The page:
Sjogren’s syndrome (SS) is a disorder that occurs when a person’s normally protective immune system attacks its own body and destroys moisture-producing glands. The bowel, lungs, and other organs are less often affected by SS.
Many people develop the syndrome as a complication of another autoimmune disease, like – lupus or rheumatoid arthritis.
Most sufferers with SS are women, especially women aged between 40 and 60. In the US, approximately 4 million people have the syndrome (0.5 to 1 percent of the population).
- primary form – it occurs if you do not have other rheumatic diseases;
- secondary form – it is diagnosed when a patient has another autoimmune disease. It accounts for fifty percent of Sjögren’s cases.
Symptoms of SS include:
- a dry mouth – signs that you may have a dry mouth include: problems such as tooth decay, cracked skin at the corners of your lips, a change in how food tastes, a red tongue, a hoarse voice, your tongue sticking to the roof of your mouth, needing to drink water while eating to help you swallow food, feeling like food gets stuck in your throat or mouth;
- dry eyes – signs that you may have dry eyes include: blurred vision, sticky eyelids when you wake up, discomfort when looking at lights, red and swollen eyelids, a feeling of sand in your eyes, or stinging or itchy eyes;
- rashes, especially after being out in the sun;
- dry skin;
- swelling between the jaw and ears;
- muscle or joint pain;
- vaginal dryness;
SS is an autoimmune disease in which your immune system attacks your body’s own tissues, mainly salivary and lacrimal glands. This causes the main symptoms of SS, that are dry mouth and dry eyes.
In women, the glands which keep the vagina moist can also be affected. This leads to vaginal dryness.
SS is also a rheumatic disease, which affects:
Diagnosing SS is often done by a rheumatologist and involves a number of tests, that may include:
- blood tests – they can determine the presence of antibodies typical of the disease;
- biopsy – during this test a small piece of salivary gland tissue is removed and examined under a microscope;
- Schirmer’s test – during this test a special blotting paper is held to the eye and is used to assess the degree of tear production.
There is no cure for Sjögren’s syndrome. Treatment is directed toward relieving complications and symptoms in the areas of the body which are involved, like – the mouth, eyes, and vagina.
Medications prescribed depend on your symptoms and include:
- Evoxac (a parasympathomimetic and muscarinic agonist);
Note – to prevent cavities and tooth loss which may occur as a complication of Sjögren’s, all patients should receive regular dental care.
The best option is to choose a regular diet which is high in fruits, legumes, and vegetables and low in saturated and trans-fats. Research also suggests that omega-3 essential fatty acids may help relieve symptoms of dry eyes. Foods rich in omega 3 include:
- flax seeds;
- chia seeds;
- red kidney beans;
- navy beans.
Some foods (such as artificial sweeteners, dairy products, red and processed meats) are believed to trigger an inflammatory reaction and should be avoided.
Alcoholic beverages should also be avoided.
The prognosis of this syndrome is generally good. But, if the lungs, lymph nodes, and kidneys are damaged by the antibodies, kidney failure, pneumonia, or lymphoma may result.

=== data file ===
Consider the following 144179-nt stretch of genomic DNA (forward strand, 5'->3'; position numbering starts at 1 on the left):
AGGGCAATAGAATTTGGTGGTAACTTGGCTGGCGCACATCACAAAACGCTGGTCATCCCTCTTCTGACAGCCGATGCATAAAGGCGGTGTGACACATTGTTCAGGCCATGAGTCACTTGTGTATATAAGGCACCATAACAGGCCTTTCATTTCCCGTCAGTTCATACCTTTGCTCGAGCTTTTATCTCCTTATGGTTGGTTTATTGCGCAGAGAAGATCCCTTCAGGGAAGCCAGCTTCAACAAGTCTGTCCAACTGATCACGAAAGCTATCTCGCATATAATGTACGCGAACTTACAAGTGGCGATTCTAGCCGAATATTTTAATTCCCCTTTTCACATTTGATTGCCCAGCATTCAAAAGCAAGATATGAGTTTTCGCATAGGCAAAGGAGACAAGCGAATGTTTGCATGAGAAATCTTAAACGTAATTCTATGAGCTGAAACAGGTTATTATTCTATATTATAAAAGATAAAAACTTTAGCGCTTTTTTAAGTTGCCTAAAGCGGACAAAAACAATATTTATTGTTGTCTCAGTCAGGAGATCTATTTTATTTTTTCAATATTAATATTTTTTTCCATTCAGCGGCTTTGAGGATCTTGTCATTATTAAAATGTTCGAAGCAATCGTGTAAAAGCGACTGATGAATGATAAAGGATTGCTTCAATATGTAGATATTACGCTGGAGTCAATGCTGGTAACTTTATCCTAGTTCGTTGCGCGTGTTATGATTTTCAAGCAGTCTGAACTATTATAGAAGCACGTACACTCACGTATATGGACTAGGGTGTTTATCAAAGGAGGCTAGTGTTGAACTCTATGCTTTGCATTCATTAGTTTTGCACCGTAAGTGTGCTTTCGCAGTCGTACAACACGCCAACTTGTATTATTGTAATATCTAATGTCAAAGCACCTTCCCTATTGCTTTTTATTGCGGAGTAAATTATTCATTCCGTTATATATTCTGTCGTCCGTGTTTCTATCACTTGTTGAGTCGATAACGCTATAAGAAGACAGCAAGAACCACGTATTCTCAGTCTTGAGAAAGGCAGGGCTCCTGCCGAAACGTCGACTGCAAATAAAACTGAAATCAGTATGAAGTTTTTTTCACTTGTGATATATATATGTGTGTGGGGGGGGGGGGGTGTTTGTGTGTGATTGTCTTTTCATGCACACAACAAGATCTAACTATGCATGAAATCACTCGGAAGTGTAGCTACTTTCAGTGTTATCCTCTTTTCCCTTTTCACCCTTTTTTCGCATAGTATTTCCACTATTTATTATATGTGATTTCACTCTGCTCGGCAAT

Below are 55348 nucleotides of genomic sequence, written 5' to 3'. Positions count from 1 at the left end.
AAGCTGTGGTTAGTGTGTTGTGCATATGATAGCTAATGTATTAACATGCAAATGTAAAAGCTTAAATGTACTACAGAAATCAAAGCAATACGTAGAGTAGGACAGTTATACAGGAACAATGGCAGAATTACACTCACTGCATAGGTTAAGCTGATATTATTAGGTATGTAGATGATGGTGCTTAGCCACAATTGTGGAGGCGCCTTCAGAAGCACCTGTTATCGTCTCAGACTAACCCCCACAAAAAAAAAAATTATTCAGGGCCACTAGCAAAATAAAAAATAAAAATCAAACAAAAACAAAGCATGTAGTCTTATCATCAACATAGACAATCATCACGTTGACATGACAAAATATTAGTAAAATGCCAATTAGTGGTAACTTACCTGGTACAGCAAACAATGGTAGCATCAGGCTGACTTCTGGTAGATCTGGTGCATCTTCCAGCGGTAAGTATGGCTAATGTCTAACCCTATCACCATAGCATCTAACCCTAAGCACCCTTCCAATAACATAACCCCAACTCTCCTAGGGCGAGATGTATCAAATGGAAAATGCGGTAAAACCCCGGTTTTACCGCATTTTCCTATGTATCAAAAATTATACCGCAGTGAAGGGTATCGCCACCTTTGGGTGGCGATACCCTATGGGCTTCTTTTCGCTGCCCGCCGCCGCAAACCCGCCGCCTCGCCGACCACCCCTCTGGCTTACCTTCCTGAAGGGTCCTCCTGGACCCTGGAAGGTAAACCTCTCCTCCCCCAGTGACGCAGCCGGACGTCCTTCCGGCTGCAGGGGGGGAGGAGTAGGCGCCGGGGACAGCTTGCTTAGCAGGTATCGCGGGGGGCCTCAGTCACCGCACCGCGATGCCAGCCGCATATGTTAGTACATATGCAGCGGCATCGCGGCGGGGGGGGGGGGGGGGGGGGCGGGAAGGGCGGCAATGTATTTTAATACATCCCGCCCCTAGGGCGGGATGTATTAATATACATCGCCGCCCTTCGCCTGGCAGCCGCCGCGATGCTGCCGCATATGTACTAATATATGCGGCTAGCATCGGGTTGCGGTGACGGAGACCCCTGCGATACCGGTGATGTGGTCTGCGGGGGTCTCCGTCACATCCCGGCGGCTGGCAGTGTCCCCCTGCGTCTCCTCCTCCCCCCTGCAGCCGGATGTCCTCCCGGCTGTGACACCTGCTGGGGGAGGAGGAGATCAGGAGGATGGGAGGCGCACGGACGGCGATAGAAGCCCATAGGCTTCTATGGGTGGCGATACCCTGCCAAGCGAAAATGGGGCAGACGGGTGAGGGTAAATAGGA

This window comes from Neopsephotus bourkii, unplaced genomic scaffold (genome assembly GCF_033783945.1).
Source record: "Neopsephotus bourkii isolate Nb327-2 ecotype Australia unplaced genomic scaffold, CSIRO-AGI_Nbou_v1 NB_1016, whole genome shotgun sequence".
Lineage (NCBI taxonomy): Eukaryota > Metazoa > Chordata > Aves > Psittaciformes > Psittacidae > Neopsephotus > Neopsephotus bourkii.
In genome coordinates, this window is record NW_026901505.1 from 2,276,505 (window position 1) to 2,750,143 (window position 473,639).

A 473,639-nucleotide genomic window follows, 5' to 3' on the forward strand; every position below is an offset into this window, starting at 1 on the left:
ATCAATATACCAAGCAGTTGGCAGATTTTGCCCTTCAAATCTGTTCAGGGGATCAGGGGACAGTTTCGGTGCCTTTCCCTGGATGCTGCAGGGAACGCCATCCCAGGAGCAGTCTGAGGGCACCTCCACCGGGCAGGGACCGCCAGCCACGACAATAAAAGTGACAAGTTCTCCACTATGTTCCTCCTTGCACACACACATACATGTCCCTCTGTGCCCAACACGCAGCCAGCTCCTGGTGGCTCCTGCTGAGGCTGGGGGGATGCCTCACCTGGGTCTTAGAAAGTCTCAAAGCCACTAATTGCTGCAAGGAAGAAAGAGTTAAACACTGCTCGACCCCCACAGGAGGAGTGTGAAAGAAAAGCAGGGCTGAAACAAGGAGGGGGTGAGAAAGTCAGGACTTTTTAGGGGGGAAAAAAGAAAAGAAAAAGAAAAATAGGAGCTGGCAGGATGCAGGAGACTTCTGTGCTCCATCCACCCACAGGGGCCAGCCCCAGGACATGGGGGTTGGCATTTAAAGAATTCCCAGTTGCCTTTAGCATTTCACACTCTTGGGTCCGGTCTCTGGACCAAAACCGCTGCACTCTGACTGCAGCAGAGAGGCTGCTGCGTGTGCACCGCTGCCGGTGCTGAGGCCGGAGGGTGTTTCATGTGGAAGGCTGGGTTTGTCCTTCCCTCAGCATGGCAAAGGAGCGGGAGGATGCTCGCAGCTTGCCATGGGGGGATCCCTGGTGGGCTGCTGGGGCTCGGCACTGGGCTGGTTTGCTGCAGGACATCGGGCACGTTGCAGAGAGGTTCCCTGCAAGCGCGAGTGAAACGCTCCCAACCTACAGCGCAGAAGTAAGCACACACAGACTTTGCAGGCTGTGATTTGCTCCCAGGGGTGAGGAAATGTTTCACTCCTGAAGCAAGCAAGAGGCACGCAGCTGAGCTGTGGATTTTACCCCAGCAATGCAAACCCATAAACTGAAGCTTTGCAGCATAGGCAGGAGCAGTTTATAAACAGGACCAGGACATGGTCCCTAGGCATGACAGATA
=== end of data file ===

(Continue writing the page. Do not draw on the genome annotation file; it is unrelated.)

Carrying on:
Here Are 3 Famous People With Sjogren’s Syndrome:
#1 Shannon Boxx
She is a former member of the United States women’s national soccer team and an American retired soccer player. She used to play as a defensive midfielder.
In 2002, Shannon was diagnosed with Sjögren’s syndrome, however, she didn’t let SS hold her back. For instance, in 2003, Shannon Boxx played in her first World Cup and won a gold medal with the United States team at the Athens 2004 Olympic Games.
In 2005, Boxx helped Notre Dame win the NCAA Women’s Soccer Championship. On October 21, 2015, Shannon played her last game when the USWNT tied with Brazil as part of their victory tour.
She is now taking SS awareness to communities around the US by stepping up as the SSF Honorary Walkabout Chairperson.
#2 Nina Rawls
Nina Rawls is the widow of the renowned Lou Rawls – an American songwriter, singer, actor, and record producer who sold more than 40 million records and released more than 60 albums.
In 2011, Nine Rawls was diagnosed with Sjögren’s syndrome.
In a recent interview, she said – ”I’m learning that although there is no cure for the SS, there are treatments which will prevent further complications and can greatly improve my troubling symptoms.”
#3 Venus Williams
She is an American professional tennis player who is generally regarded as one of the greatest players in women’s tennis.
Venus won an Olympic gold medal and seven Grand Slam titles in singles play. With 49 singles titles, she trails only her sister (Serena) among active players on the Women’s Tennis Association Tour.
In 2011, she temporarily withdrew from the U.S. Open after Venus received a diagnosis of Sjögren’s syndrome.
During an interview, she stated – ”I couldn’t raise my arm over my head, the racket felt like concrete. I had no feeling in my hands. They were swollen and itchy. I realized it would be a miserable show.”
References https://www.ncbi.nlm.nih.gov/pmc/articles/PMC4916986/ https://www.sciencedirect.com/science/article/pii/S2314718016300416 https://www.nidcr.nih.gov/health-info/sjogrens-syndrome